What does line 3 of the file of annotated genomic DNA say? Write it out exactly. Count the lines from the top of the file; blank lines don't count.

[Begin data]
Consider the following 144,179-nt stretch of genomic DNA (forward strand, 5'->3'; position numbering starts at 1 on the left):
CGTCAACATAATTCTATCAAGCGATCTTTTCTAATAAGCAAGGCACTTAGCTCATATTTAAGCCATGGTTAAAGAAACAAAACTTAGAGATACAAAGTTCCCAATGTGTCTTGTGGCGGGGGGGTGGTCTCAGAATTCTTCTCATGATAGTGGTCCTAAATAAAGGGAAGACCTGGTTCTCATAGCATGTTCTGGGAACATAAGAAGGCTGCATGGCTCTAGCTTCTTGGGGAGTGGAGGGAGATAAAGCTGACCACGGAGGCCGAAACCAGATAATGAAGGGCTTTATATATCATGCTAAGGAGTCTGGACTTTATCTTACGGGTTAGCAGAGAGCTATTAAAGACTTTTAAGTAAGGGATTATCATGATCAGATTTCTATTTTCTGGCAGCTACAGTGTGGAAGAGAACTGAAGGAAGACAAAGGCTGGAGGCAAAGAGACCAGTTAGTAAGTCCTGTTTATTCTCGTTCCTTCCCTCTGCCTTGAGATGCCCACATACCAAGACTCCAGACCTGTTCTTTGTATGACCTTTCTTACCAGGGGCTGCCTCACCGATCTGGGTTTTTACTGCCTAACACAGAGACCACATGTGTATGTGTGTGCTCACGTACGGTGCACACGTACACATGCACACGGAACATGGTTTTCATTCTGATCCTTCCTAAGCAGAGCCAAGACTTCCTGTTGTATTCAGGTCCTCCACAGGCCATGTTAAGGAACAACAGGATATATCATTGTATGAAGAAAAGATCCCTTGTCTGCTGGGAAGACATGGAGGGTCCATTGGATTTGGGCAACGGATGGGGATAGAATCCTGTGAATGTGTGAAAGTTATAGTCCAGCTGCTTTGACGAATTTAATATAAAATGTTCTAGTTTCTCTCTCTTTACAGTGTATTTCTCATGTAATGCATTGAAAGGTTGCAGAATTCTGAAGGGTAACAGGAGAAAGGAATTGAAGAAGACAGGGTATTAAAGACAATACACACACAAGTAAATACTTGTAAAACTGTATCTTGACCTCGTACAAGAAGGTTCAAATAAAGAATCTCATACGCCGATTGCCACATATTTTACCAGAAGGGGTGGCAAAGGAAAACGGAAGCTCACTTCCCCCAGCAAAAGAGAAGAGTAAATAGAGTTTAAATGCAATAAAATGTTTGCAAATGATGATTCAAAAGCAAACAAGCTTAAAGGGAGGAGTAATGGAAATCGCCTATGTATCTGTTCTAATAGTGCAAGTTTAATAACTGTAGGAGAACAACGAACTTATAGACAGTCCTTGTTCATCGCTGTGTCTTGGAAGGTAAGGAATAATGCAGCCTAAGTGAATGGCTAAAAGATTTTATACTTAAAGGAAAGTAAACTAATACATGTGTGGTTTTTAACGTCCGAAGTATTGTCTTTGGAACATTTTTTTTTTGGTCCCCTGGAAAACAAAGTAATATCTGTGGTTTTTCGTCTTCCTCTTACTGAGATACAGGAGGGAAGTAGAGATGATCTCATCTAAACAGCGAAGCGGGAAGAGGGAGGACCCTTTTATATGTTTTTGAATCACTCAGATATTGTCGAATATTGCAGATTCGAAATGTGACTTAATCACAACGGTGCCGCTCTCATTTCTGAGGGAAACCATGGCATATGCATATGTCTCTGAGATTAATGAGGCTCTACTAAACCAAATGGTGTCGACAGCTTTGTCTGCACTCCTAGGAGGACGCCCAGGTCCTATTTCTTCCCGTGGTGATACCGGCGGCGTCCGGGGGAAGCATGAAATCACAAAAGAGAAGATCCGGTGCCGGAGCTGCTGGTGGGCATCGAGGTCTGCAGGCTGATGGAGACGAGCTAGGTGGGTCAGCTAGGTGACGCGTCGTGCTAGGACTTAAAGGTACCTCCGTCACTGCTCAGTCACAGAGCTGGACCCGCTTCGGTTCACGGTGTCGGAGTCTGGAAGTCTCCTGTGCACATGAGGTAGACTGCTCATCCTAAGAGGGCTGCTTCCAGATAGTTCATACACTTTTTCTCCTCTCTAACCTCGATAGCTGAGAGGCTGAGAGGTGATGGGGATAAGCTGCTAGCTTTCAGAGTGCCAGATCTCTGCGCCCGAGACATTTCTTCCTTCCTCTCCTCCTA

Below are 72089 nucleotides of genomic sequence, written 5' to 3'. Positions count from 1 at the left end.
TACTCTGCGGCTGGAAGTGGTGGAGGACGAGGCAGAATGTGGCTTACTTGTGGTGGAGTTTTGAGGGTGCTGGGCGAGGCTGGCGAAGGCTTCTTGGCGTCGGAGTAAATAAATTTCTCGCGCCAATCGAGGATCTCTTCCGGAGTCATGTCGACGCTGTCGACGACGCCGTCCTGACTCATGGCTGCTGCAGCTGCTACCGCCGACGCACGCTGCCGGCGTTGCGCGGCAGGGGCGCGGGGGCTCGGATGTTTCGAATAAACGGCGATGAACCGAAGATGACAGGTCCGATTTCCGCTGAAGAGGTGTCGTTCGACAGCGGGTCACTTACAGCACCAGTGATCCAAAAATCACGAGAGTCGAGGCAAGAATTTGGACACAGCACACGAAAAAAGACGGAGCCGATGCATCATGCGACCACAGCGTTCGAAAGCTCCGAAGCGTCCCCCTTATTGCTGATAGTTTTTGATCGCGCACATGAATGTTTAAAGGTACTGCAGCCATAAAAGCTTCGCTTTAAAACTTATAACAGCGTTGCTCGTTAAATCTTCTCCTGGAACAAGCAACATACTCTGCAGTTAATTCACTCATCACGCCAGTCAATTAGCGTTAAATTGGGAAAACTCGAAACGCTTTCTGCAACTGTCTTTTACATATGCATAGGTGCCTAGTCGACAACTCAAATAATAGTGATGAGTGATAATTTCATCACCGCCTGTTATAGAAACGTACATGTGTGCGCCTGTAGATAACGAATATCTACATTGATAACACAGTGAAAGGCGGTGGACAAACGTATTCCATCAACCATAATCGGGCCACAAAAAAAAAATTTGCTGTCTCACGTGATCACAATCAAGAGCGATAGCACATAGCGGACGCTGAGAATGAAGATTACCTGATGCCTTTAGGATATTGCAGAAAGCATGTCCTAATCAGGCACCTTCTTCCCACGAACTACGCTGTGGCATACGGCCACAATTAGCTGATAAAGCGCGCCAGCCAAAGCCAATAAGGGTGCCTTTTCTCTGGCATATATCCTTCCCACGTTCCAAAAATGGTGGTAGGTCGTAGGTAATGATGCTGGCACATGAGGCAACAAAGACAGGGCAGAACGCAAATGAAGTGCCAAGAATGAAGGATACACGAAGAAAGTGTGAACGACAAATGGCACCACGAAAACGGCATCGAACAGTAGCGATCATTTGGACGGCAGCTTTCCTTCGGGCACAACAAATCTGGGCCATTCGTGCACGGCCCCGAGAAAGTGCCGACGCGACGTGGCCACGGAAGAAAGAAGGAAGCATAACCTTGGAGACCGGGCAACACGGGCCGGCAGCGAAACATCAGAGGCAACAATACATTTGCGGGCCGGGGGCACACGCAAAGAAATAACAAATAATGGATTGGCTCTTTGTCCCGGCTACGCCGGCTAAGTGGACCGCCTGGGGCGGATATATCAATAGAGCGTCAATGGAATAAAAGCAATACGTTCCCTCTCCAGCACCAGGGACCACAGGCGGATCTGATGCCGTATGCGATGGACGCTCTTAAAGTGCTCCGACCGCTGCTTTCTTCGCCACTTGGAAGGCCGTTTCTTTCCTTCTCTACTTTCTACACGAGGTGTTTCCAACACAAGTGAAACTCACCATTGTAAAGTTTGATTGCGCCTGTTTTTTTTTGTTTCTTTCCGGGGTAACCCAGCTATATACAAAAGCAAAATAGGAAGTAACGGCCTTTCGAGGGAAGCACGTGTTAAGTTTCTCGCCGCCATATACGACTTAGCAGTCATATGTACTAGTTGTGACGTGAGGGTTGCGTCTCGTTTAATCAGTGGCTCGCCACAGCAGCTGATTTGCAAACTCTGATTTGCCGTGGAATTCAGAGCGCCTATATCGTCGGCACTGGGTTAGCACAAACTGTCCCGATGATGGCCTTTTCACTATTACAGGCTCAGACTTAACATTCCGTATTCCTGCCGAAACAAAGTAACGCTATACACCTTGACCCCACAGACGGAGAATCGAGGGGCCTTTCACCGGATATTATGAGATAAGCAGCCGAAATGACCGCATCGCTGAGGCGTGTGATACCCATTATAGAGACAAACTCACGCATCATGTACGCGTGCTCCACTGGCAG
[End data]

Below are 72089 nucleotides of genomic sequence, written 5' to 3'. Positions count from 1 at the left end.